HESA

Higher Education Strategy Associates

May 23

A Rare Piece of Good Policy in Quebec

So, although it wasn’t widely noticed at the time, one really excellent piece of policy came out of the crap-fest that was the Quebec Education Summit, a couple of weeks ago; it’s a policy that deserves a great deal of wider study and emulation.  For the first time in Canadian history, a government managed to get rid of a crappy tax credit, and use it to improve targeted, needs-based subsidies.

Here’s what happened. The PQ, during its naked bid to win the affections of students in the run-up to the 2012 election, promised students that not only would they rescind the tuition hike imposed by the Liberal government, but they would also uphold the generous new student aid package the Liberals offered as a sweetener.  But of course, that meant spending double – so they needed a new form of revenue, at a time when the provincial budget was under pressure.

Enter the tax credits.

Now, if you’ve at all been following student aid over the last decade, you’ll know that Canada went tax-credit crazy around about 1998.  Mostly, it was a federal thing – a way for the feds to get money to parents for education, without the tedious mucking about of negotiating deals with provinces.  But some provinces went along for the ride, too. In any case, the value of education tax credits rapidly surpassed the combined value of grants and loan remission.

Total Value of Education Tax Credits vs. Grants & Remission, Canada, 1990-91 to 2009-10, in Billions of 2010 Dollars

 

 

 

 

 

 

 

 

 

 

 

 

Why does this matter?  Because tax credits are given out without regard to income or need.  And since kids from better-off backgrounds are more likely to go to PSE, tax credit expenditure, on aggregate, mostly ends up in the hands of people from the top 2 income quartiles.  Grants, on the other hand, are more likely to end up in the hands of people from the bottom 2 quartiles (the reason they don’t end up there entirely is because a lot kids from richer backgrounds get quite a lot of aid once they turn 22, and become “independent” students).

Distribution of Benefits by Income Quartile, for Selected Student Assistance Measures

 

 

 

 

 

 

 

 

 

 

 

 

Source: Usher, A (2004) Who Gets What? The Distribution of Government Subsidies for Postsecondary Education in Canada. Toronto: Educational Policy Institute.   

Now, over the past decade, a number of groups have recommended replacing tax credits with grants of some kind – even the CFS, who bizarrely denounce tax credits as regressive, even though they have EXACTLY the same re-distributive consequences as the tuition cuts which the CFS backs so fervently (consistency is not their strong suit).  Almost everyone – bar Michael Ignatieff – ignored these calls, essentially on the grounds that  Canadians wouldn’t stand for what would amount to a tax hike.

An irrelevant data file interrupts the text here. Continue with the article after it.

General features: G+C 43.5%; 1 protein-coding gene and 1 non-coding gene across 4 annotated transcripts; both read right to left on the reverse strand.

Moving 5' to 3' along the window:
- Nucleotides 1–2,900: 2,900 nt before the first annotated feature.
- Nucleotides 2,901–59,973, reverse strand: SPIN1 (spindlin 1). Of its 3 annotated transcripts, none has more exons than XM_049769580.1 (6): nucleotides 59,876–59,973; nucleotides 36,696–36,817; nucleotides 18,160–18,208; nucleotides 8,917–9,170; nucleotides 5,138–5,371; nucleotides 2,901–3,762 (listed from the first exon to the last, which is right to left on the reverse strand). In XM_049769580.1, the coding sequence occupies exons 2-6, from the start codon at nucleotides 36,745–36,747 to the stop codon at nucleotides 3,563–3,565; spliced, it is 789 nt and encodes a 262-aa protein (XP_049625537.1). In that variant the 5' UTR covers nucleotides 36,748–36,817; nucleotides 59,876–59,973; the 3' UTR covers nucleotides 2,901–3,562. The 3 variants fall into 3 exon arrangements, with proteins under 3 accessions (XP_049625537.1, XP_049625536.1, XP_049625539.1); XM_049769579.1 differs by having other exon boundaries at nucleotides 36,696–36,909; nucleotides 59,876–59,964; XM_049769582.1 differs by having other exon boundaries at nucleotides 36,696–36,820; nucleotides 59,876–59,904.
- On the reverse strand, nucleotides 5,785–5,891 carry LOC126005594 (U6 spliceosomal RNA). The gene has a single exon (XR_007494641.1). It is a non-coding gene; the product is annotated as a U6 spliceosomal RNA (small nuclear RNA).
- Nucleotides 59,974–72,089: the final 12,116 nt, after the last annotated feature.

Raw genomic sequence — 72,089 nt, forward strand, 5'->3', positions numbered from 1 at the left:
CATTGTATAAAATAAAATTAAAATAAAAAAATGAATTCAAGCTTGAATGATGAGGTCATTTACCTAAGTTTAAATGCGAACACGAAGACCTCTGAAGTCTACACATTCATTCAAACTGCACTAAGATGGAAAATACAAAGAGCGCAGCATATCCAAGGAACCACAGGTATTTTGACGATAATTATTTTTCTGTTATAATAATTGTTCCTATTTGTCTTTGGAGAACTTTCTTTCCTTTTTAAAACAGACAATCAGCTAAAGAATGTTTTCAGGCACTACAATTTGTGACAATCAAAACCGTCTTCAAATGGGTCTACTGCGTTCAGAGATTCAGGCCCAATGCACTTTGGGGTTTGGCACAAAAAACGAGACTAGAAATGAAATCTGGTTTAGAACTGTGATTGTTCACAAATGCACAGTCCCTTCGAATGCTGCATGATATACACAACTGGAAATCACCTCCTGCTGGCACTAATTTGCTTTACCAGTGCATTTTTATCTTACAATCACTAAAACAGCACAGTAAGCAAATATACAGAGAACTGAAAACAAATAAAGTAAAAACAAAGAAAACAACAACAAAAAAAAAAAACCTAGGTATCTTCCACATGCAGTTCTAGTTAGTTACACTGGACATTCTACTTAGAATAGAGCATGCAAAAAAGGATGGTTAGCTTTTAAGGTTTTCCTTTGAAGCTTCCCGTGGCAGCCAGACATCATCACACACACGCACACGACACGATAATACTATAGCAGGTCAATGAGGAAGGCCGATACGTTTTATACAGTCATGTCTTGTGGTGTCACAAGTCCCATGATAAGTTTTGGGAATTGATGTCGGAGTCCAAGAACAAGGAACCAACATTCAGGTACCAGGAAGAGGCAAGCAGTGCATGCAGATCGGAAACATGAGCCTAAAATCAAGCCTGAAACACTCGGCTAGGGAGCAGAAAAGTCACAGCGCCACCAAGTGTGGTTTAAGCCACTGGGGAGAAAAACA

Well, now the PQ has proved them wrong.  A government has converted a regressive universal program into a targeted progressive one, to no opposition whatsoever, even in a highly-taxed province.  Policy-makers in the rest of the country should take note.

May 22

Bad Arguments for Basic Research

Last week’s announcement that the NRC was “open for business” has, if nothing else, revealed how shockingly weak most of the arguments are in favour of “basic” research.

Opponents of the NRC move have basically taken one of two rhetorical tacks.  The first is to present the switch in NRC mandate as the equivalent of the government abandoning basic science.  This is a bit off, frankly, considering that the government spends billions of dollars on SSHRC, NSERC, CIHR, etc.  Even if you’re passionate about basic research, there are still valid questions to be answered about why we should be paying billions of dollars a year to government departments doing basic research when the granting councils fund universities to ostensibly do the same thing.

The second argument is to say that government shouldn’t support applied science, because: a) it’s corporate welfare, and b) all breakthroughs ultimately rely on basic science, and so we should fund that exclusively.  It seems as though those who take this line have never heard of Germany’s Fraunhofer Institute, a publicly funded agency in Germany which does nothing but conduct applied research of direct utility to private enterprises.  It’s generally seen as a successful and useful complement to the government’s investments in basic science through the Max Planck Institute, and to my knowledge, Germany has never been accused of being anti-science for creating and funding Fraunhofer.

Another point here: the benefits of “basic” research leak across national borders. Very little of the upstream basic research that drives our economy is Canadian in origin.  So while it’s vitally important that someone, somewhere, puts a lot of money down on risky, non-applied research, individual countries can – and probably should – make some different decisions on basic vs. applied research based on local conditions.